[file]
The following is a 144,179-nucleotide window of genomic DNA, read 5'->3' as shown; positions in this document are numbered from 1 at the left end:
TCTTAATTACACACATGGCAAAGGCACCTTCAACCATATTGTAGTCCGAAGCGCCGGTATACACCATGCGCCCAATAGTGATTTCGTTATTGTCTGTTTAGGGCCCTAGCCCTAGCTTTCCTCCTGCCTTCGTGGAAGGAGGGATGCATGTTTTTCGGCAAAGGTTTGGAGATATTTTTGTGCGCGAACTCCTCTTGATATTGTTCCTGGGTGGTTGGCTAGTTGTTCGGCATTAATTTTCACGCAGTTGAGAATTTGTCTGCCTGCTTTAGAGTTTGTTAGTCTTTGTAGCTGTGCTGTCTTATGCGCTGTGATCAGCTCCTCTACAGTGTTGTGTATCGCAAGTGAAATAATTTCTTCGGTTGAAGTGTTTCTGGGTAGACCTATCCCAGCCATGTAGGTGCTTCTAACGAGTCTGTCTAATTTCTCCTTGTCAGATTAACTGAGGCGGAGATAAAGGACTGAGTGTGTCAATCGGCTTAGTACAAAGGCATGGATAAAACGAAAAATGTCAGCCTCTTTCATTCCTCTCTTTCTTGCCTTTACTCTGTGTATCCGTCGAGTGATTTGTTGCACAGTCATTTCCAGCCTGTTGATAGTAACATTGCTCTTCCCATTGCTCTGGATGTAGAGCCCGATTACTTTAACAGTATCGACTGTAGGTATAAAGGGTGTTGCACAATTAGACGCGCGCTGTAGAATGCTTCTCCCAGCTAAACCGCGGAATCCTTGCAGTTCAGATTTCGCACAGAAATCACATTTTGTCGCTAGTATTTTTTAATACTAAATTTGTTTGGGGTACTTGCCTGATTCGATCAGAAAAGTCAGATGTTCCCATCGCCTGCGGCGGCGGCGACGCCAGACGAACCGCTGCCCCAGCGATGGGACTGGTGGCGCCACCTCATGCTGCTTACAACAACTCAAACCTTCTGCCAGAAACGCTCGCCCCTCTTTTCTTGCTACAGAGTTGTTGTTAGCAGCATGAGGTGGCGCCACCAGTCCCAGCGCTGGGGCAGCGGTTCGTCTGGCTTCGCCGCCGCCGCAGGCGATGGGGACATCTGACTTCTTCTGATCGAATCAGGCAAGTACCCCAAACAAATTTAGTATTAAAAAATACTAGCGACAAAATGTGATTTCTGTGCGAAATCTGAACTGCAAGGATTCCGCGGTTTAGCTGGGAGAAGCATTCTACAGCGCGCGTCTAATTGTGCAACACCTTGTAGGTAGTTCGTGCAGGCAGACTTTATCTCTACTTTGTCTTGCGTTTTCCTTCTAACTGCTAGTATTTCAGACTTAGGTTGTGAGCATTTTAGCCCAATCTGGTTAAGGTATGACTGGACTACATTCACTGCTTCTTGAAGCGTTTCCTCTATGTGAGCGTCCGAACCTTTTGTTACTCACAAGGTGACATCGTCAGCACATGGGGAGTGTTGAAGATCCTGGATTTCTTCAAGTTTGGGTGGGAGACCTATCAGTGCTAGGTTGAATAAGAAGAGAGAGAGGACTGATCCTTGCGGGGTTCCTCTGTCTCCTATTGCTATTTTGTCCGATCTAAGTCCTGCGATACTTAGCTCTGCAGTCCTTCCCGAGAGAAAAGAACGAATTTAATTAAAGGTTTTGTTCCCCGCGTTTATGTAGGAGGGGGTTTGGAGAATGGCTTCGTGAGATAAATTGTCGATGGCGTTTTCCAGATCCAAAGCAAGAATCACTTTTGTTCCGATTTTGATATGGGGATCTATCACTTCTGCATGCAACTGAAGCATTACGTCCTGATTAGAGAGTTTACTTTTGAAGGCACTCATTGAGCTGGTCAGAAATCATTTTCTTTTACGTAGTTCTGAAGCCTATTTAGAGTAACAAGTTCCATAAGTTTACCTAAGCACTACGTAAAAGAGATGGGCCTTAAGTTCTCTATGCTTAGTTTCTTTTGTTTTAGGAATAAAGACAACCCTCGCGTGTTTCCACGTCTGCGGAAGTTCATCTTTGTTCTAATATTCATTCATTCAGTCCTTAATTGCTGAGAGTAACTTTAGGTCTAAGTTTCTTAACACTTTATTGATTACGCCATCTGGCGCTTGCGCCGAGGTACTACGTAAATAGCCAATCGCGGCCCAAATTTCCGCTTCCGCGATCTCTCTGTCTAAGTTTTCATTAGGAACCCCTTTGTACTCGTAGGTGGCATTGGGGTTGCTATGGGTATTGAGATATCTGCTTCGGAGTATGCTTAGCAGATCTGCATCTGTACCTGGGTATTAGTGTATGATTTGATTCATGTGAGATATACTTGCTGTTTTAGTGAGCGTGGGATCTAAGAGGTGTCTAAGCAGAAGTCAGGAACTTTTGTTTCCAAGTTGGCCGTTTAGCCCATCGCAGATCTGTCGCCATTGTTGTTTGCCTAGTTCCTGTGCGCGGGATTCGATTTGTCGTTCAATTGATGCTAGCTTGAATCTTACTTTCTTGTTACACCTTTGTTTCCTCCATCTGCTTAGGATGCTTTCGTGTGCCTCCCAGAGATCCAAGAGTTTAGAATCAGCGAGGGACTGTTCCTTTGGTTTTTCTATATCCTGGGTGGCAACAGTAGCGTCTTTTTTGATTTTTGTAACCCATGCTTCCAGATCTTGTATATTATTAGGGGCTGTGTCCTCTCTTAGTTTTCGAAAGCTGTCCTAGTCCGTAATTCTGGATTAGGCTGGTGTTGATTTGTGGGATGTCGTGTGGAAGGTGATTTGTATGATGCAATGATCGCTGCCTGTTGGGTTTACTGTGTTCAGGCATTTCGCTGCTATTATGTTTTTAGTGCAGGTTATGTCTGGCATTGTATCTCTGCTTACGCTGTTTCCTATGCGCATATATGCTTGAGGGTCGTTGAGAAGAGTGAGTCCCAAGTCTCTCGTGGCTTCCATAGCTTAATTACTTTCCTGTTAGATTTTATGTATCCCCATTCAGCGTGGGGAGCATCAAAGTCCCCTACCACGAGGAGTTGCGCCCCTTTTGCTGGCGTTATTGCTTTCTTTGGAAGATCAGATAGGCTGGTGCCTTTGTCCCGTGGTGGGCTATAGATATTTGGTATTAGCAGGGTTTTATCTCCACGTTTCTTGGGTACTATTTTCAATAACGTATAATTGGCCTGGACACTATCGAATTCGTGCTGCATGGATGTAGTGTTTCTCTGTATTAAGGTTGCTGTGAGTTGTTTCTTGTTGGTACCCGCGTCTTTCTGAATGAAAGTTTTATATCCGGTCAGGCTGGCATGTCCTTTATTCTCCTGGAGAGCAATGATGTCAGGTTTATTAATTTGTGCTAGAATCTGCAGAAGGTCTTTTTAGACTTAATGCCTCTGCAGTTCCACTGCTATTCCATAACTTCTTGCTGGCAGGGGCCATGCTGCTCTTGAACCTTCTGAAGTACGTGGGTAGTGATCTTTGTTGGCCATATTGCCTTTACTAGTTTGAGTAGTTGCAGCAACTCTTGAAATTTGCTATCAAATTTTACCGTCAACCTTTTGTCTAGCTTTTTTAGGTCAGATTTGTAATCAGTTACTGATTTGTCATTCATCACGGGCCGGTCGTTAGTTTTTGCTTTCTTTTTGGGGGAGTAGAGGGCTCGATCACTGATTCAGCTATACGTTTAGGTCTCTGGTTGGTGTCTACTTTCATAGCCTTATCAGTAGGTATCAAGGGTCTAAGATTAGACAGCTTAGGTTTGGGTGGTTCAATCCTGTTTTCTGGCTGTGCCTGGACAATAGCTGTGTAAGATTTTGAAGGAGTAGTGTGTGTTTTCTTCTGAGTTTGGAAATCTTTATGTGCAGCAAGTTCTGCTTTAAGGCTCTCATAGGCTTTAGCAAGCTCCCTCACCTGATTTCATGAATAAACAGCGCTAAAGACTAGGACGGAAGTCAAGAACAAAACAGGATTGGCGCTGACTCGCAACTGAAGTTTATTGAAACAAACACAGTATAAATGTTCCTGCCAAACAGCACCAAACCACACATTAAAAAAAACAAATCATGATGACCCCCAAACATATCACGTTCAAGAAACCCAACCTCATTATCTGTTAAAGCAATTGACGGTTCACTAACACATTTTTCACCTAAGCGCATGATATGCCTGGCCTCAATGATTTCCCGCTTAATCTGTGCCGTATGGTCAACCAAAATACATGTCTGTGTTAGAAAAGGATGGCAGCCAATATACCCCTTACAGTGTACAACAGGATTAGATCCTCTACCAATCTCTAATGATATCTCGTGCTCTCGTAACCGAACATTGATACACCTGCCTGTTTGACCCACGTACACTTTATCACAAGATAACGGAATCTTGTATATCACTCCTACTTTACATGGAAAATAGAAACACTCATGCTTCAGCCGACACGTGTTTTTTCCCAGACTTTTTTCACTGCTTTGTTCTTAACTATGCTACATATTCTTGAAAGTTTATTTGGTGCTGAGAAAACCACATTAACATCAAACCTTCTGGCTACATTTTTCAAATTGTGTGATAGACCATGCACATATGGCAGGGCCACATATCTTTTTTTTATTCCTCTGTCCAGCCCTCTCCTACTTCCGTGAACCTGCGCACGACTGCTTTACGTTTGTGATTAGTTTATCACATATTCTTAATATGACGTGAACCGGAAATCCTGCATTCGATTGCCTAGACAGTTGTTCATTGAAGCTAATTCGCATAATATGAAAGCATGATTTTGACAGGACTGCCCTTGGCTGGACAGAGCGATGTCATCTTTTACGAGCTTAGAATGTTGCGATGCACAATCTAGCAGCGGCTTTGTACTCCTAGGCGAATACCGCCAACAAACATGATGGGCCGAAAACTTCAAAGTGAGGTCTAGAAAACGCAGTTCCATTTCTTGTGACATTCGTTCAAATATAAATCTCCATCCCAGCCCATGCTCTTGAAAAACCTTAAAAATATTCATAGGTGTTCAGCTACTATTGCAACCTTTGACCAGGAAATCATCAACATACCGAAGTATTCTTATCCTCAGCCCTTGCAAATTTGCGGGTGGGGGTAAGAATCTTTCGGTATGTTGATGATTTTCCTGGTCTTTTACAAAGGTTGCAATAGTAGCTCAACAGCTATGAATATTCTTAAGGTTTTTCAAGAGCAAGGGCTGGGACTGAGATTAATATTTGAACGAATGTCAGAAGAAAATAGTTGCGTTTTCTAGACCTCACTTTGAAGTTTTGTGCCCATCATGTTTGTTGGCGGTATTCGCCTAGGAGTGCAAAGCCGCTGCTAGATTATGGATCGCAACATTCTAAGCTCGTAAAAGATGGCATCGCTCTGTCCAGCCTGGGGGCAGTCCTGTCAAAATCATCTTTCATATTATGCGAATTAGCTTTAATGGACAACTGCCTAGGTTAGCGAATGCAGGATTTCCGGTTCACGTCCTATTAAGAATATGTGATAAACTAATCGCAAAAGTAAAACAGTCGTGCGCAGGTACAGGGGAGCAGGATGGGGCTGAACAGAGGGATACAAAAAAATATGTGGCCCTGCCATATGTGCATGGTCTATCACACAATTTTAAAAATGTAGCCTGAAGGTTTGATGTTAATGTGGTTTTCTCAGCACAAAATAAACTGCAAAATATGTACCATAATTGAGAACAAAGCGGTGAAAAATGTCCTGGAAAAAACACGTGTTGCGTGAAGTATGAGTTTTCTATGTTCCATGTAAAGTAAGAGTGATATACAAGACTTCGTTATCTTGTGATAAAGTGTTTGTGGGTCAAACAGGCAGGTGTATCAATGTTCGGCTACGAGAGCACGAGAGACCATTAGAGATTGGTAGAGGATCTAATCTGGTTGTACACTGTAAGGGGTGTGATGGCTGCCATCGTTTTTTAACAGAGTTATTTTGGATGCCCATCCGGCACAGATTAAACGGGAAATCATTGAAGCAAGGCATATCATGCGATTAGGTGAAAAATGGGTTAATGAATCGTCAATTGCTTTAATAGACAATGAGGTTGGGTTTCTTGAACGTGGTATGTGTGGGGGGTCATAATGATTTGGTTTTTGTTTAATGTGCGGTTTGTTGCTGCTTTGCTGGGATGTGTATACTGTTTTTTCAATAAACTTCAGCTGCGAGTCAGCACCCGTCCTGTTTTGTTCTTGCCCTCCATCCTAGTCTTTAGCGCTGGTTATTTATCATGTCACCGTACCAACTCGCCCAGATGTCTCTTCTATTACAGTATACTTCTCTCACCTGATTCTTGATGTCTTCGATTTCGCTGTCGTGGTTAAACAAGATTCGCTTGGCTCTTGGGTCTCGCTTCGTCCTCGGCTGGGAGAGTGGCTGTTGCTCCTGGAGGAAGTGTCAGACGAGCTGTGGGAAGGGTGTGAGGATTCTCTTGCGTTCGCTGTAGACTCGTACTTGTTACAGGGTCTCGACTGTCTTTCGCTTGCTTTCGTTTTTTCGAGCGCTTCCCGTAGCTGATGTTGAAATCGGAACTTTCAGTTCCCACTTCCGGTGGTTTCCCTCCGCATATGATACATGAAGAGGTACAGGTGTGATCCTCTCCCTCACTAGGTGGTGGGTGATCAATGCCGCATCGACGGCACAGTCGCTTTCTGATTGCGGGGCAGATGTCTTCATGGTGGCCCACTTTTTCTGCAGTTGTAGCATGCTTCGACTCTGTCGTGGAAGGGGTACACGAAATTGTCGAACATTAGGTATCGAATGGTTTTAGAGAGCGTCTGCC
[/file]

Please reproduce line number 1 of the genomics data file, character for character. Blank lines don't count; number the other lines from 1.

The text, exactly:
The following is a 144,179-nucleotide window of genomic DNA, read 5'->3' as shown; positions in this document are numbered from 1 at the left end: